And it's a nice story, respectful of everyone who swarms San Diego annually for the giant Comic-Con gathering, whether they're aspiring artists, collectors or cosplayers. Comic-Con Episode Four: A Fan's Hope focuses on a few diverse attendees from Comic-Con 2010 to draw us into the event: comic-book dealer Chuck Rozanski, who's had a booth at Comic-Con for decades; first-time attendees Skip Harvey and Eric Henson, who want to illustrate comic books; Holly Conrad, who's been working on costumes for a giant Mass Effect-themed presentation at the Masquerade; and James Darling, who hopes to buy a ring at Comic-Con and propose to his girlfriend Se Young Kang during a panel featuring Kevin Smith.

In between the adventures of these attendees, Spurlock intersperses clips from interviews with Comic-Con regulars, some of whom are very familiar if you are a fan of film and/or comic books, others of which are simply interesting people (or people in very interesting costumes). I spotted Eli Roth, Frank Miller, Guillermo del Toro and Olivia Wilde, among others. The interviews include several of the film's producers -- Joss Whedon, Stan Lee and Harry Knowles -- and watching Lee interact on the con floor with attendees of all ages is a delight. Another unexpected delight was filmmaker Kevin Smith, showing us his best charming fanboyish side, causing me to forget briefly and almost forgive all the anti-critic ranting we've heard from him this year.

Quick Snaps: What's That 'You're Next' Artwork at Alamo?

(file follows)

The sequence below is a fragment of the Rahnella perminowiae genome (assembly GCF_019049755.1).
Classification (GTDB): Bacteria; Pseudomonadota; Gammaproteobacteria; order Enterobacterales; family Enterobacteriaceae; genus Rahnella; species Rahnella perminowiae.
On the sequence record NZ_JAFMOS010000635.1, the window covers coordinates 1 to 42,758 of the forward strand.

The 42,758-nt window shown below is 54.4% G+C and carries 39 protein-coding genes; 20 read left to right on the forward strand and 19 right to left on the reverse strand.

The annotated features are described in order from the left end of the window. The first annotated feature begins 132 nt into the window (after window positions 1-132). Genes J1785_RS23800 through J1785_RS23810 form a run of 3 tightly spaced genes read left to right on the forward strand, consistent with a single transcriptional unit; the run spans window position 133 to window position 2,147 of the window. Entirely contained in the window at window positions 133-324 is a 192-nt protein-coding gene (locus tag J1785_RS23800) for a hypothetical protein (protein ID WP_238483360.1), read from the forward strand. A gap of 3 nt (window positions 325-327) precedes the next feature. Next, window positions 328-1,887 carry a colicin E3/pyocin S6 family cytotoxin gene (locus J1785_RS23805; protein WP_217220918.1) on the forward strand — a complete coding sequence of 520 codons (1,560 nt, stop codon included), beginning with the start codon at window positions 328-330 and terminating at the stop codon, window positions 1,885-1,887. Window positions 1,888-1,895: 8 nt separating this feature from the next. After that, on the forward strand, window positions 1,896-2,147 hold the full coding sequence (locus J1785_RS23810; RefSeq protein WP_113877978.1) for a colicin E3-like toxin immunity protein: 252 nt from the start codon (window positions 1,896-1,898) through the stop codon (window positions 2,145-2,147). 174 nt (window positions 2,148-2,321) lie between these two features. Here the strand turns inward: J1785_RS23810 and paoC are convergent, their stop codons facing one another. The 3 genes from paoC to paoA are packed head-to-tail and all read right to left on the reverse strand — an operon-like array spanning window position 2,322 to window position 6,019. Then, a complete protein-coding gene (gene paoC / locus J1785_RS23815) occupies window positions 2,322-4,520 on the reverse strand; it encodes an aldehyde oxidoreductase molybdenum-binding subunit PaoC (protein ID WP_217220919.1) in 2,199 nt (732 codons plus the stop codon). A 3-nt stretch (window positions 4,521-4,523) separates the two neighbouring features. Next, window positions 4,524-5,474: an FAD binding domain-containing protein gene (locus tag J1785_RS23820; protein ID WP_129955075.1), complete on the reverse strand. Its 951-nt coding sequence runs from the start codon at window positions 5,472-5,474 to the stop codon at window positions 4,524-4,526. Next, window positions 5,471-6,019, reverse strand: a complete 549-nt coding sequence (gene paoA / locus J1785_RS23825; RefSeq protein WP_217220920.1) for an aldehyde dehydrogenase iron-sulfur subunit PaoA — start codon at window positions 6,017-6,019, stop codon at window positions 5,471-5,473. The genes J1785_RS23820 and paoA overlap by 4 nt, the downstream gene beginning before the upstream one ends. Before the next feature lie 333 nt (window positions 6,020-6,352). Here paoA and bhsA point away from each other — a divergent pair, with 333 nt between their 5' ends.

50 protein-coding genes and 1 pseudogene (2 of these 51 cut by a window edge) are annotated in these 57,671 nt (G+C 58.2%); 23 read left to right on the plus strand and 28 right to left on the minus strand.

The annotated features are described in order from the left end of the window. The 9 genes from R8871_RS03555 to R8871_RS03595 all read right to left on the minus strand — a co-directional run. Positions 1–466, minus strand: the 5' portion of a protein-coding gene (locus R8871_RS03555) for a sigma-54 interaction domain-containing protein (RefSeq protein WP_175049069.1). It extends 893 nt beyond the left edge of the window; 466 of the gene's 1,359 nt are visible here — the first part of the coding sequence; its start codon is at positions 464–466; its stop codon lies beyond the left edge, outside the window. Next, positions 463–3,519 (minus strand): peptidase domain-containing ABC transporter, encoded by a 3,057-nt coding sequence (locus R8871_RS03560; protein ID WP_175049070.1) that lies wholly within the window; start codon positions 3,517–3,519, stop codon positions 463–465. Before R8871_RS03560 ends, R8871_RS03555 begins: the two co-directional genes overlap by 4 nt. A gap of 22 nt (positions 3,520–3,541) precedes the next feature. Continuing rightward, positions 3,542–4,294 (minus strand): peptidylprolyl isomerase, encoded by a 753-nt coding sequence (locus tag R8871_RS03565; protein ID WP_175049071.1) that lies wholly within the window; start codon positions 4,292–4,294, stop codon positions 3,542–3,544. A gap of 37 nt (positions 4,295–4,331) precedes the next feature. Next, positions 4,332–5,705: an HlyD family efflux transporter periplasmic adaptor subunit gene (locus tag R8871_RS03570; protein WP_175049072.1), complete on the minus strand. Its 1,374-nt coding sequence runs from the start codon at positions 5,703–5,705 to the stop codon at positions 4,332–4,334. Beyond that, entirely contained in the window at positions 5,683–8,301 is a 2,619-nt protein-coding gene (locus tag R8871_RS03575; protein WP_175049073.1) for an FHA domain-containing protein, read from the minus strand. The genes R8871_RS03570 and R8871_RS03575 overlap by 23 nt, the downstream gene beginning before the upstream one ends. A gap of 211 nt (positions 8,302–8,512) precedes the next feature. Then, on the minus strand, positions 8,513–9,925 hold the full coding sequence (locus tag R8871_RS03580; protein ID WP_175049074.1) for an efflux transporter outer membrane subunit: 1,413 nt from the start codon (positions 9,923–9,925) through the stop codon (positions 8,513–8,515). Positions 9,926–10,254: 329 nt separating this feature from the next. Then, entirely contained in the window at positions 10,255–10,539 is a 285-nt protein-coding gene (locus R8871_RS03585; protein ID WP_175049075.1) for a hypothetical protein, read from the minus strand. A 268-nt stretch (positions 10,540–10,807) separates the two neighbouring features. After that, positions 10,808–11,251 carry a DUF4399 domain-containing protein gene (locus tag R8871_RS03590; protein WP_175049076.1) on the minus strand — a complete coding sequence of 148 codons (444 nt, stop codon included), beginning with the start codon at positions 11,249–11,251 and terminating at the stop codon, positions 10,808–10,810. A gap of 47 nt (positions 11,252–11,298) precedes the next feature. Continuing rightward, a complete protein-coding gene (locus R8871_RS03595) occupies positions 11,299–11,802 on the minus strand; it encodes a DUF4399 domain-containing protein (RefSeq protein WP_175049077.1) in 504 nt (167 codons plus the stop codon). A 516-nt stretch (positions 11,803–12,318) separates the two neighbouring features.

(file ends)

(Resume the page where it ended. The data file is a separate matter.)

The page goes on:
You're Next mural with AJ and Simon

On a sunny Friday afternoon during Fantastic Fest, festgoers seated on the benches outside Alamo Drafthouse on South Lamar noticed something unusual: a mural being painted on the Drafthouse wall nearby. An artist painstakingly worked on a mysterious figure, then text in bloody lettering, then a few gory touches. I took several photos during the process (posted after the jump), but Debbie's the one who snapped the almost-finished artwork you see above.

The gentlemen in the photo who are not wielding a brush are actor AJ Bowen and writer Simon Barrett, who both worked on the Adam Wingard thriller You're Next ... which is thefilm being promoted in the mural. You're Next was recently acquired for U.S. distribution by Lionsgate, and as a result, only screened one time during Fantastic Fest. I'm told it was an extremely popular screening even at midnight and up against the Fantastic Debates (where I was at the time).

Fantastic Fest Review: A Boy and His Samurai


A Boy and His Samurai

In 2009, one of the biggest buzzed-about movies at Fantastic Fest was the Japanese Fish Story. In 2010, everyone scrambled to get a ticket for Golden Slumber. In 2011, before the movie even played, Fantastic Fest-goers went wild over A Boy and His Samurai (Chonmage purin) ... why? All three of these movies are directed by Yoshihiro Nakamura. Many attendees were worried A Boy and His Samurai would not live up to the hype or to Nakamura's previous efforts, but it turns out the movie is one of the sweet delights of the fest.

A Boy and His Samurai is set in contemporary Tokyo, where single mom Hiroko (Rie Tomosaka) is trying to raise her son Tomoya (Fuku Suzuki) and keep her demanding yet fulfilling office job. The pair encounter a young man dressed in 19th century samurai garb, and at first dismiss him as a grocery promotion. But it turns out that Yasubei (Ryo Nishikido) is in fact from the early 19th century -- he had been praying to a Buddha statue and next thing he knew, found himself in the middle of a bustling 21st century city, 180 years in the future.